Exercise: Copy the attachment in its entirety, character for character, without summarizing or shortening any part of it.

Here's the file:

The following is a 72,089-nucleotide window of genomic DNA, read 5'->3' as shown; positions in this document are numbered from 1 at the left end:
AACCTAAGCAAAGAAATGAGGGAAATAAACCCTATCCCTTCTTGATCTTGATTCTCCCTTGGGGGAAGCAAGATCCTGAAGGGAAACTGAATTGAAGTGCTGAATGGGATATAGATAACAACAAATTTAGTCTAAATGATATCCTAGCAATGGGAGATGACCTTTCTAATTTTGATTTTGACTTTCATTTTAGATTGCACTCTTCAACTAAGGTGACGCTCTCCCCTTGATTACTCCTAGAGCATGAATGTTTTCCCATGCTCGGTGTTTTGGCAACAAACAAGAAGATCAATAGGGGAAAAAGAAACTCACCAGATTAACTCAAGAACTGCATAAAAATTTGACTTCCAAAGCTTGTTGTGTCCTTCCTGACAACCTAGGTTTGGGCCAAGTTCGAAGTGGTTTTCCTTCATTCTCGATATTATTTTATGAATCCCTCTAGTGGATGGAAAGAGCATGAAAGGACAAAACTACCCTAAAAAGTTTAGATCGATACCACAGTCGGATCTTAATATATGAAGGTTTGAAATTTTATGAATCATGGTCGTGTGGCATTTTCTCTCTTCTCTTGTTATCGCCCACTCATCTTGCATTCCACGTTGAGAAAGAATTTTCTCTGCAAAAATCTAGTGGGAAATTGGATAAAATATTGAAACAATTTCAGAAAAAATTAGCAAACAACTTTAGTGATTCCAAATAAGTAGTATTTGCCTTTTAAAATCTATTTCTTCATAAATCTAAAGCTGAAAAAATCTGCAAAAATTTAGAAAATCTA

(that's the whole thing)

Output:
The following is a 72,089-nucleotide window of genomic DNA, read 5'->3' as shown; positions in this document are numbered from 1 at the left end:
AACCTAAGCAAAGAAATGAGGGAAATAAACCCTATCCCTTCTTGATCTTGATTCTCCCTTGGGGGAAGCAAGATCCTGAAGGGAAACTGAATTGAAGTGCTGAATGGGATATAGATAACAACAAATTTAGTCTAAATGATATCCTAGCAATGGGAGATGACCTTTCTAATTTTGATTTTGACTTTCATTTTAGATTGCACTCTTCAACTAAGGTGACGCTCTCCCCTTGATTACTCCTAGAGCATGAATGTTTTCCCATGCTCGGTGTTTTGGCAACAAACAAGAAGATCAATAGGGGAAAAAGAAACTCACCAGATTAACTCAAGAACTGCATAAAAATTTGACTTCCAAAGCTTGTTGTGTCCTTCCTGACAACCTAGGTTTGGGCCAAGTTCGAAGTGGTTTTCCTTCATTCTCGATATTATTTTATGAATCCCTCTAGTGGATGGAAAGAGCATGAAAGGACAAAACTACCCTAAAAAGTTTAGATCGATACCACAGTCGGATCTTAATATATGAAGGTTTGAAATTTTATGAATCATGGTCGTGTGGCATTTTCTCTCTTCTCTTGTTATCGCCCACTCATCTTGCATTCCACGTTGAGAAAGAATTTTCTCTGCAAAAATCTAGTGGGAAATTGGATAAAATATTGAAACAATTTCAGAAAAAATTAGCAAACAACTTTAGTGATTCCAAATAAGTAGTATTTGCCTTTTAAAATCTATTTCTTCATAAATCTAAAGCTGAAAAAATCTGCAAAAATTTAGAAAATCTA